President Obama gives a speech about the economy at Paramount Theatre in Austin, Texas, on Thursday, July 10, 2014. (AP Photo/Austin American-Statesman, Jay Janner)

President Obama has suggested for a long time that Republicans don't much like him. And he's right -- at least, politically speaking.

In recent days, though, he has taken that message a step further. He has suggested on multiple occasions that Republicans aren't just opposing him out of partisanship, but out of personal animus or spite.

"What I do worry about is that, right now, we got a Republican Party that seems to only care about saying no to me," Obama said in an interview with ABC two weeks ago. And here's Obama at a speech Wednesday in Denver: "Republicans in Congress right now have shown over and over they'll do anything to rig the system for those at the top or to try to score political points on me..."

Then, later in the day at a press conference on immigration: "If I sponsor a bill declaring apple pie American, it might fall victim partisan politics."

In a speech in Dallas on Thursday, he added, "It's not clear how it is that Republicans didn't seem to mind when President Bush took more executive actions than I did. Maybe it's just me they don't like, I don't know."

And later that day at a fundraiser in Austin: "You've got one party whose main goal seems just to say no: Say no to immigration reform. Say no to raising the minimum wage. ... Say no to equal pay for equal work. Don't just say no to doing something about climate change; just deny climate change. And definitely say no to me."

These are hardly the first times that Obama has cast the GOP opposition to him in some personal terms. But it is also apparent that, as House Republicans launch a lawsuit against the president, Obama wants to raise the possibility that they oppose him just because they don't like him.

At the same time, casting the debate in such personal terms does carry considerable risk. The emerging picture of Obama's tenure, after all, is one of a president who couldn't make Congress bend to his will to get things done.

Those on the left might not think that's a fair characterization -- given the consistent and united GOP opposition and the GOP-controlled House -- but poll after poll has shown the American people starting to believe that Obama isn't a strong leader, and his inability to override or cajole the GOP opposition is a big part of that. A recent poll showed 54 percent of Americans said Obama "cannot lead and get the job done," while another poll showed views of his effectiveness have actually dipped below his overall approval rating.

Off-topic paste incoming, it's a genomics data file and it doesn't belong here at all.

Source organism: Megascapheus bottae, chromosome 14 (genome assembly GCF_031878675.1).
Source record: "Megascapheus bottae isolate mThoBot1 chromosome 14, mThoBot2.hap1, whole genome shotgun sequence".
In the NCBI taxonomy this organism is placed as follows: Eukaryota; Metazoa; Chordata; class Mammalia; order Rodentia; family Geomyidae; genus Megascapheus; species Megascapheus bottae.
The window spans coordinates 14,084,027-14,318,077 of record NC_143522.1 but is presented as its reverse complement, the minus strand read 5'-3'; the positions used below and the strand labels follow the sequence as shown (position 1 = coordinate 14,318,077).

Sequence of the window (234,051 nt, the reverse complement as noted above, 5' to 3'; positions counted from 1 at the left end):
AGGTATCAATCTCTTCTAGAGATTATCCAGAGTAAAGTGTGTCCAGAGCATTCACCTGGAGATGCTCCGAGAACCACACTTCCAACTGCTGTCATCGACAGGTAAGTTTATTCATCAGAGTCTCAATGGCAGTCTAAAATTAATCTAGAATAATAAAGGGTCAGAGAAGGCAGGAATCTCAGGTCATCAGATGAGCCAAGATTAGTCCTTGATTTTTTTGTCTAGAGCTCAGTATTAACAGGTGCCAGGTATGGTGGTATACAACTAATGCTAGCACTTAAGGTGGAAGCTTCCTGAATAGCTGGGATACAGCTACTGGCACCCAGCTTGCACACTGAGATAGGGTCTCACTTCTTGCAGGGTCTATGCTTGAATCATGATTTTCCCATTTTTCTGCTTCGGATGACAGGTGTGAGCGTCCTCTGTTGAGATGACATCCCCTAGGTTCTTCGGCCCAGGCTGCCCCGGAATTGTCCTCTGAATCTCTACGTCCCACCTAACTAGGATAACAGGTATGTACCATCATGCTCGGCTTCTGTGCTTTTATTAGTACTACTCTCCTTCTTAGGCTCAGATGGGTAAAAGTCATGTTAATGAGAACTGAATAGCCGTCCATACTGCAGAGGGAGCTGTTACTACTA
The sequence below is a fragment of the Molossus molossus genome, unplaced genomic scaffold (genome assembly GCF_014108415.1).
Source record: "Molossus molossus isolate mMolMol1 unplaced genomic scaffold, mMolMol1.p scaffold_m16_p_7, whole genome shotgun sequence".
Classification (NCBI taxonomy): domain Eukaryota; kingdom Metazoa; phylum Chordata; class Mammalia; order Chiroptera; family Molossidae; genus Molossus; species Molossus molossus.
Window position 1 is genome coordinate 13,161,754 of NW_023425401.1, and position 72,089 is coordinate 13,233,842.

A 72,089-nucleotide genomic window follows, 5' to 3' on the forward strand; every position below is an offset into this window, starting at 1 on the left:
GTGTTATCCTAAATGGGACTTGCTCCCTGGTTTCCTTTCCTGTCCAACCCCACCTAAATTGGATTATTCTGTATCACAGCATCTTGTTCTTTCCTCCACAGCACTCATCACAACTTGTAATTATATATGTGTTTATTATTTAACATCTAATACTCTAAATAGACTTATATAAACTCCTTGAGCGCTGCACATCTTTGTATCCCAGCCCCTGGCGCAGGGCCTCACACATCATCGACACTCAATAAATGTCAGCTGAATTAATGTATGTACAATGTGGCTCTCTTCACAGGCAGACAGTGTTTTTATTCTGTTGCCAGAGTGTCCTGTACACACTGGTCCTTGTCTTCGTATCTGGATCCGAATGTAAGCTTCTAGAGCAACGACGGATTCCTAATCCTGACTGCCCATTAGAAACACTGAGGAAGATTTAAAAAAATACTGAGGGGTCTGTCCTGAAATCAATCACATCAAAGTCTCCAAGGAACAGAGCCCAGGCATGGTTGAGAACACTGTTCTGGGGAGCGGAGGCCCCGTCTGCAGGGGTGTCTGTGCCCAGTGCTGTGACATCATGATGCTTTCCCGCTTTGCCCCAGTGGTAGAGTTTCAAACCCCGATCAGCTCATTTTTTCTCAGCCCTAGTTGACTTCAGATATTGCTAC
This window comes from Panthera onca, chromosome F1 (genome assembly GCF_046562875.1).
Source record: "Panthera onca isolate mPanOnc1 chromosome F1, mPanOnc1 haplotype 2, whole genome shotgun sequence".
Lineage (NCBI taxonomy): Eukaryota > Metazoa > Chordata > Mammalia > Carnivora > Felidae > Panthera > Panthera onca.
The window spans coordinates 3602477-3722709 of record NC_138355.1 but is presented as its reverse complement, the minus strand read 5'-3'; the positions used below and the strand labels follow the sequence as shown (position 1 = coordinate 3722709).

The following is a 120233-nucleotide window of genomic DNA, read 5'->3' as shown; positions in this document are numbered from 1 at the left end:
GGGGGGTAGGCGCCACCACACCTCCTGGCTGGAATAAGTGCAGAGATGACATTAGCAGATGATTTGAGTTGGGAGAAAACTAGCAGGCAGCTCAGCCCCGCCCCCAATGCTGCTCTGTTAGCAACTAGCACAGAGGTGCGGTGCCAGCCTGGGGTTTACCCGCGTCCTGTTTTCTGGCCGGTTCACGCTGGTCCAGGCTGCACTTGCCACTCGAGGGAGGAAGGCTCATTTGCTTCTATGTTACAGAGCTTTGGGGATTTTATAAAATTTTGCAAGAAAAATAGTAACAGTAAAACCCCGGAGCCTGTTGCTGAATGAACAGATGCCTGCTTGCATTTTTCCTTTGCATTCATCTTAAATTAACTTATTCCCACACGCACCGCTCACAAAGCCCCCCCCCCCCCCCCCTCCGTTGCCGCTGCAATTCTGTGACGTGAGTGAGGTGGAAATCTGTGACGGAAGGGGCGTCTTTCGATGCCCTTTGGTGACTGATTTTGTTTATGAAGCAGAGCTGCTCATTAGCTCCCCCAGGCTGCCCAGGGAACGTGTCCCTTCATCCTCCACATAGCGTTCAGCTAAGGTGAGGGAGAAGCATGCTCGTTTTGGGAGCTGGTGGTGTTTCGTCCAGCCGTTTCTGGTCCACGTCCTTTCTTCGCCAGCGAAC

Claiming the other side is picking on you because it doesn't like you doesn't exactly rebut the idea that you're a weak leader. But there is also an argument for his kind of strategy working.

Obama's strength, from the start of his presidency, has been his personality. For a long time when his approval ratings dropped, people still personally liked him and thought his heart was in the right place. The GOP, meanwhile, is not held in such high regard. The more Obama can make this a battle of personalities, the better for Democrats.

In addition, the White House and Democrats need to cast Republicans as not dealing in good faith. And while saying that 'Republicans are obstructing me' could be chalked up to partisan politics and legitimate ideological differences, saying 'Republicans are obstructing me because they don't like me' suggests that the GOP has some ulterior motives.

What are those ulterior motives? Obama hasn't said, but other Democrats have suggested race plays a role. They include House Minority Leader Nancy Pelosi (D-Calif.), Democratic Congressional Campaign Committee Chairman Steve Israel (D-N.Y.) and, on Sunday, Attorney General Eric Holder.

“There's a certain level of vehemence, it seems to me, that's directed at me [and] directed at the president,” Holder told ABC News. “You know, people talking about taking their country back. … There's a certain racial component to this for some people. I don’t think this is the thing that is a main driver, but for some there's a racial animus.”

Obama hasn't gone nearly as far -- though he has suggested that his race plays a role in people's perceptions of him, both for better and for worse -- but he does seem to be hinting in that direction. And if he does start casting it in racial terms, you can bet it will be a topic of considerable debate heading into the 2014 election year.

The question is whether that's a debate the White House -- and Democrats -- want to have.